Tag Archive: kayak fishing ergonomics

Quest for kokanee (video)

By Chris Henderson

Fishing Kayaks of Gig Harbor

Went to Clear Lake again for this week’s fishing adventure. After my success last week I was feeling very confident. It was a confidence that was misplaced. Kokanee are sometimes a big challenge to catch. The challenge is often not getting them to hit the lure but in landing them. They are incredibly athletic fighters (for their size) and they have very soft mouths. Combining the two means that you can have a day like I did. I went 1-9 on hooked up fish. The rest all came off before I could get them in the boat! I will be changing out my hooks to a different style before I go back. I did manage one kokanee and a nice 15 inch trout.
Because the Wavewalk is so easy to troll with, I was able to stay out all day and not get tired.
I still need to get some grip tape for my paddle so I am not fighting it all the time, but it is on the list!

Keep fishing!

More kayak rigging, fishing and bow duck hunting with Chris »

Lumbar Spine and Kayak Back Pain

The term ‘Lumbar Support’ appears frequently in discussions about kayak fishing and paddling related back pain. The underlying assumption in those discussions is that the lumbar area of your back (lumbar spine) requires adequate support, and if such support is provided your back pain will disappear, or at least become tolerable.

 

What is the Lumbar Spine?

Here is a short definition we found in a dictionary:

(lumbar)

▸ adjective: of or relating to or near the part of the back between the ribs and the hipbones (“Lumbar vertebrae”)

Lumbar_Spine_Kayak_SittingAs you can see, the lumbar spine consists of rigid vertebrae and more flexible cartilage between them. This part of the spine supports the combined weight of the upper part of the body, including the torso, head and arms, and it is normally supported by the massive structure of the hip bones below.
In other words, in its natural state, there is nothing that pushes, holds, or supports the lumbar spine from any direction except from its top and bottom, and what holds it in this normal position are the muscles around it.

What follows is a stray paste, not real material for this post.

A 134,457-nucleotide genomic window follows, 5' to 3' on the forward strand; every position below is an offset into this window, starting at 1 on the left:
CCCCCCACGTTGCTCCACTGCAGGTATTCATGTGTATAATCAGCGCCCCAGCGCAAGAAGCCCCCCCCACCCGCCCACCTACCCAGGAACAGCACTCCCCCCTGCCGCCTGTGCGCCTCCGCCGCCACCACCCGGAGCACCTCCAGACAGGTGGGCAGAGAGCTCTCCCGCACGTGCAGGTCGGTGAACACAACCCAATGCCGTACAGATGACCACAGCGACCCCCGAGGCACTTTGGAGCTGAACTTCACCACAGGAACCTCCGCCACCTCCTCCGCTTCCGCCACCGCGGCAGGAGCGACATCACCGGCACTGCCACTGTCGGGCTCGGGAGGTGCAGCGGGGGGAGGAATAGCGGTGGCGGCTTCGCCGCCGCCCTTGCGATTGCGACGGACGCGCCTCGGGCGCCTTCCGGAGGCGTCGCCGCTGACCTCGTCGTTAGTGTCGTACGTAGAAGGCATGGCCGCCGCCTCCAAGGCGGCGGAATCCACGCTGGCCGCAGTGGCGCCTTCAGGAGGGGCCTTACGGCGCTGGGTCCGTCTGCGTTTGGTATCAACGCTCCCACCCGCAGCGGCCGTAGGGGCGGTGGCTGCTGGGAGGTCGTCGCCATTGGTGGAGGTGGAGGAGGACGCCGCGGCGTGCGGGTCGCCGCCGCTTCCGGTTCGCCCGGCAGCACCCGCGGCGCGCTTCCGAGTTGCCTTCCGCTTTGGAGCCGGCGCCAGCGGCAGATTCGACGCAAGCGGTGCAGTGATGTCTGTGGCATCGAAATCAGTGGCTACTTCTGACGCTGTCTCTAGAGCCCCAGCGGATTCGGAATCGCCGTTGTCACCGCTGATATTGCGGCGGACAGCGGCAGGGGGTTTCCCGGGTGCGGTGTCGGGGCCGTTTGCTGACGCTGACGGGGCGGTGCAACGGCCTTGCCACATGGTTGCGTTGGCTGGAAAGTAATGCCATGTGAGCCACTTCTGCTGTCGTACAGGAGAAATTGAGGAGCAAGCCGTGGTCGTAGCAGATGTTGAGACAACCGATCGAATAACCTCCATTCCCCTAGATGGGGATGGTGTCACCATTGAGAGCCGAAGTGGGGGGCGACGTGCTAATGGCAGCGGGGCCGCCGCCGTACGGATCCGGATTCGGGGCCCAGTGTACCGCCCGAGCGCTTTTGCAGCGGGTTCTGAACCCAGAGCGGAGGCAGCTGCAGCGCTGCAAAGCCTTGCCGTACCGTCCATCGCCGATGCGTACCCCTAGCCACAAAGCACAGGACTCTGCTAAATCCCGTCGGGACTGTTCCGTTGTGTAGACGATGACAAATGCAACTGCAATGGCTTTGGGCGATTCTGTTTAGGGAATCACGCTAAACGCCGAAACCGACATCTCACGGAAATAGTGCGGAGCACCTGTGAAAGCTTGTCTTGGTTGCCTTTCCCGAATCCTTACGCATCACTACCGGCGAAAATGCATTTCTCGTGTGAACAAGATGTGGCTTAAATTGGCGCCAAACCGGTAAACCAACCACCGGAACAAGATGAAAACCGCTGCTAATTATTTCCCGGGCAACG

How Did the Lumbar Spine Become a Problem for Kayak Fishermen and Paddlers?

The native people of the arctic, who originally created the first kayaks were used to sit down on the floor with their legs stretched forward, and therefore didn’t have any use for additional support for their lumbar spine. This is why native kayaks did not feature a backrest, or any other ‘lumbar support’.
When Westerners began paddling those aboriginal kayaks they noticed they had problems staying upright with their legs stretched forward, in the posture known as the L position. This is because they were not used to sitting in this position in everyday life, and the muscles in their body weren’t adjusted to it. Rather than adjusting the paddler to the kayak, designers and manufacturers decided it would be easier to try and adapt the kayak to the paddler, and introduced a combination of backrest and footrests designed to lock the kayakers in the L position, and prevent their upper body from ‘falling’ backward or sliding forward (‘slouching’).
The kayak paddler, or fisherman is effectively ‘supported’ by three rigid points anchored in the kayak: two footrests and one back rest. By continuously pushing against those three points, the kayak fisherman’s legs provide the power necessary to maintain his body in its place, and in the required posture.

 

How Does the L Posture Affect the Lumbar Spine?

Your legs have the most powerful set of muscles in your body, capable of making you run, jump and kick. When you’re locked in the L position, your legs are constantly pushing against the kayak’s footrests, as well as against your lumbar spine, which is ‘supported’ by the backrest behind it.
This strong, continuous pressure on your lumbar spine comes from an unnatural angle, that is from the backrest behind it. There is no way for you to stop it or relieve it as long as you’re in this position, which is the only one that sit-in and sit-on-top (SOT) kayaks are designed to offer.
Effectively, when you’re paddling such kayak or fishing from it, the only way for you to relieve the pressure is to get out of the kayak, stand up and stretch, walk, etc.